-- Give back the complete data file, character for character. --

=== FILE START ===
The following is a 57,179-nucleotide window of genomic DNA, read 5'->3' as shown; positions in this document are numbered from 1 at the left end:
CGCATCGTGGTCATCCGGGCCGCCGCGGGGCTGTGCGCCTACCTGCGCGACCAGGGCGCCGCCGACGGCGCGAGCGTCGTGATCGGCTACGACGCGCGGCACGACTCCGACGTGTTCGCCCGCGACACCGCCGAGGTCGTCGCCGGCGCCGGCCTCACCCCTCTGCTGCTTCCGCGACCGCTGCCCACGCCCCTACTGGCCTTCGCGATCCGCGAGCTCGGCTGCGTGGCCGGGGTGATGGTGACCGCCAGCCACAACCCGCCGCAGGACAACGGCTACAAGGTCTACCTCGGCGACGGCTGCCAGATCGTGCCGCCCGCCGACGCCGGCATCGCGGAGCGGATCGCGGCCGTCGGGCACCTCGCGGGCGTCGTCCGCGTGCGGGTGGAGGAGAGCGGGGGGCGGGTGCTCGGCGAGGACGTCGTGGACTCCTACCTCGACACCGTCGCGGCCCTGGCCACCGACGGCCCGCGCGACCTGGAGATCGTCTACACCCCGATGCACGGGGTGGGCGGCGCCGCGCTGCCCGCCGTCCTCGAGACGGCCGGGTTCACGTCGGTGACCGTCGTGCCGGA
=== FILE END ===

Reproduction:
The following is a 57,179-nucleotide window of genomic DNA, read 5'->3' as shown; positions in this document are numbered from 1 at the left end:
CGCATCGTGGTCATCCGGGCCGCCGCGGGGCTGTGCGCCTACCTGCGCGACCAGGGCGCCGCCGACGGCGCGAGCGTCGTGATCGGCTACGACGCGCGGCACGACTCCGACGTGTTCGCCCGCGACACCGCCGAGGTCGTCGCCGGCGCCGGCCTCACCCCTCTGCTGCTTCCGCGACCGCTGCCCACGCCCCTACTGGCCTTCGCGATCCGCGAGCTCGGCTGCGTGGCCGGGGTGATGGTGACCGCCAGCCACAACCCGCCGCAGGACAACGGCTACAAGGTCTACCTCGGCGACGGCTGCCAGATCGTGCCGCCCGCCGACGCCGGCATCGCGGAGCGGATCGCGGCCGTCGGGCACCTCGCGGGCGTCGTCCGCGTGCGGGTGGAGGAGAGCGGGGGGCGGGTGCTCGGCGAGGACGTCGTGGACTCCTACCTCGACACCGTCGCGGCCCTGGCCACCGACGGCCCGCGCGACCTGGAGATCGTCTACACCCCGATGCACGGGGTGGGCGGCGCCGCGCTGCCCGCCGTCCTCGAGACGGCCGGGTTCACGTCGGTGACCGTCGTGCCGGA